The University of the South, a tiny liberal arts university tucked on a 13,000 acres campus in the mountains of Tennessee, is turning their environmental record around - in part thanks to the 100 year old farm they are bringing out of retirement.
In 2007, the University of the South, commonly referred to as Sewanee, became a signatory to the Presidents Climate Commitment. A “D” rating in sustainability forced the University to evaluate it’s environmental commitments and come up with some inventive new plans.
Whatever the reason, the school began implementing environmental policy as tradition. Sewanee now holds an annual EcoHouse contest where the residence halls compete in the Eco-Cup. Akin to the House Cup competition in Harry Potter the halls battle it out to see who is the most energy efficient, without magic.
Sewanee also hosts large scale Zero-waste events like huge campus wide picnics, pledging to send none of the waste generated to landfills. When they added new structures they invested in LEED certified buildings: Spencer Hall has a Silver ranking, and the environmental science headquarters, Snowdon (a redone existing structure), received Gold certification.
Because of these efforts in 2011, the university received a "B" on the College Sustainability Report Card. Continuing the momentum this year they announced the reactivation of the University farm, which had been out of commission for 40 years.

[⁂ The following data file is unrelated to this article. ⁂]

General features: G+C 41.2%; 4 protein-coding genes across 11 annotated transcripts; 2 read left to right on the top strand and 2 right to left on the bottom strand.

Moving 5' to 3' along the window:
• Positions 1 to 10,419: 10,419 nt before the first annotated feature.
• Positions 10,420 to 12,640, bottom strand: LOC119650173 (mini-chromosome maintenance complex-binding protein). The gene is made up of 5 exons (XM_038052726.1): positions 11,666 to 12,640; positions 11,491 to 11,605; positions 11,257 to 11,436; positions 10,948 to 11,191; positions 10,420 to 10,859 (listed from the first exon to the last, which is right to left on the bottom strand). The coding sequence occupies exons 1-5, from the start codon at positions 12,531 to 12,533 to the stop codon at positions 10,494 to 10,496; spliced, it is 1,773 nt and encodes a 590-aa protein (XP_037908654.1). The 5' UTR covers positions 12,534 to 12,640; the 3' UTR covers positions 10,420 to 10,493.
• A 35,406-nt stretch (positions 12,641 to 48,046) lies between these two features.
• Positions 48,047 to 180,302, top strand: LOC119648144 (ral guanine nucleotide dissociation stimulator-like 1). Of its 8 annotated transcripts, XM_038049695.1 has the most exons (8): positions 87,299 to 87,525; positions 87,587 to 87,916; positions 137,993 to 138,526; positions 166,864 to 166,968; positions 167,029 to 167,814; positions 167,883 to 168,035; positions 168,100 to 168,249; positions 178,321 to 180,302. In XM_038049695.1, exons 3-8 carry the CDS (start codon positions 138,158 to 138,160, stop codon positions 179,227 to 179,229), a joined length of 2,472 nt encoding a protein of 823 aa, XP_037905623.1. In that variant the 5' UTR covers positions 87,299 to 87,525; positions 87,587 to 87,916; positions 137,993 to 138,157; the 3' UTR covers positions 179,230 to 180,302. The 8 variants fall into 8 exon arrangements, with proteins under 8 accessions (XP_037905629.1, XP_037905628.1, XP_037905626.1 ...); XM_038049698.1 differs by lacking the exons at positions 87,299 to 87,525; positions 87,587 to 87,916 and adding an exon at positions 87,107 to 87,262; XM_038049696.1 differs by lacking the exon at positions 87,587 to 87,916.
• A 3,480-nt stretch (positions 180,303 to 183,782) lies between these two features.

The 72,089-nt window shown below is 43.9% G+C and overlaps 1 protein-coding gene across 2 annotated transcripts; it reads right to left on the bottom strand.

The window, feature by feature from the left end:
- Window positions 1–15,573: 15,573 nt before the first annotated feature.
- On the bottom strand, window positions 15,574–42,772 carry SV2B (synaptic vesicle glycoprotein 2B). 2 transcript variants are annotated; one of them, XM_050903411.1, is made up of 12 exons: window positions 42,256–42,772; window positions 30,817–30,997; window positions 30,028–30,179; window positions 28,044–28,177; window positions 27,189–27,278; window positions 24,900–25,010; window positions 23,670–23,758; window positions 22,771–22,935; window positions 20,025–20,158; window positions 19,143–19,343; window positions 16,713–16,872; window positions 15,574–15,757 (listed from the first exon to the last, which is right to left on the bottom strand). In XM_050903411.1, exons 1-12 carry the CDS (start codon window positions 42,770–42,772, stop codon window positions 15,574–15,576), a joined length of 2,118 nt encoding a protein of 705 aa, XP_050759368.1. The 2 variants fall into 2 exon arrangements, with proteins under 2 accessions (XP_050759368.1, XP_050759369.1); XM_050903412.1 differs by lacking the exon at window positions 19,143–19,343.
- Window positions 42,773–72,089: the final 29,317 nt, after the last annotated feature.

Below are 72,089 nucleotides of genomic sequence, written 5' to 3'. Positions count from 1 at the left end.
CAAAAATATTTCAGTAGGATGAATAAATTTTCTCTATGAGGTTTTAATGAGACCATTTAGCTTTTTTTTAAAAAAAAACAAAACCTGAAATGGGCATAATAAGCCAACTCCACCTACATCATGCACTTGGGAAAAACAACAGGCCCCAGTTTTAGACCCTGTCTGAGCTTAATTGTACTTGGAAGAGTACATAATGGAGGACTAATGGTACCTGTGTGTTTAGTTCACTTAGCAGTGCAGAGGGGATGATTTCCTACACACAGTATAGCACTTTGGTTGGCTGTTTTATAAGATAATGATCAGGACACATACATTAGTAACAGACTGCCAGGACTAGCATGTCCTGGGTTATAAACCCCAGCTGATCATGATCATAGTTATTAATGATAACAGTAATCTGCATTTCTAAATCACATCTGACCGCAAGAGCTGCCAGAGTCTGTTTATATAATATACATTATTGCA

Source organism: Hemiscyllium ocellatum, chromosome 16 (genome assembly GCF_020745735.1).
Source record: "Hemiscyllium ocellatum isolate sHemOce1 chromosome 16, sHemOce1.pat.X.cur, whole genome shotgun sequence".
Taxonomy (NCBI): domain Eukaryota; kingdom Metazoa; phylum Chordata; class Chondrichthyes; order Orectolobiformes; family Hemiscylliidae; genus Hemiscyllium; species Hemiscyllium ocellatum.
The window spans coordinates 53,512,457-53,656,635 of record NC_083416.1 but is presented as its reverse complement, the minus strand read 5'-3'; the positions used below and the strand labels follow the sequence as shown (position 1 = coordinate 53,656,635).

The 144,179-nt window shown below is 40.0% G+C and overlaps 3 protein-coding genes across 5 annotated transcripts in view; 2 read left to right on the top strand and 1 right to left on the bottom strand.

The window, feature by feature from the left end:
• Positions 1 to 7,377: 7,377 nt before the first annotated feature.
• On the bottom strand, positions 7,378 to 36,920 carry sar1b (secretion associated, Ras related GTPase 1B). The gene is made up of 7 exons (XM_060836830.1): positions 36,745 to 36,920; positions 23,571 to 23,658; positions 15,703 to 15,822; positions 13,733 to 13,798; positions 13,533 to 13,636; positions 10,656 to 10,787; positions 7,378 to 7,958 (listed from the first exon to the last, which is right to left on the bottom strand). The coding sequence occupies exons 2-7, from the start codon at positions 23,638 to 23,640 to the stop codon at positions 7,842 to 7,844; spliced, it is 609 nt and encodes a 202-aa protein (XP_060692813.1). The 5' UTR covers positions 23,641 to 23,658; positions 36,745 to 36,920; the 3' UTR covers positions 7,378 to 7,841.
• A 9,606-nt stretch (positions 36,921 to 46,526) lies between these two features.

Originally, the farm enclosed more than 1,000 acres for hay, pasture, feedlots, and vegetables. At its peak around 1950, the farm employed more than a dozen people and had more than 20 structures, including a dairy which provided milk, and butter for the University. The farm will produce food for the McClurg Dining Hall, which the university began operating this year so they can serve more locally harvested whole foods. “The goal is to have a fully engaged dining hall,” says McClurg head chef Rick Wright. “I want students to ask what’s in the food. You have to be aware of what you’re doing to yourself.”
The Farm was not reopened after decades just to feed the University. The farm will act as a classroom where students can learn about food production. “Farm manager Gina Raicovich will help students get involved on the farm by teaching labs, offering workshops and creating internships and work-study jobs. ‘I think a lot of students will be attracted to [the farm] for the learning opportunities it provides,’ she says.”
Currently, 100 Universities in the US have operating farms including Stanford and Clemson.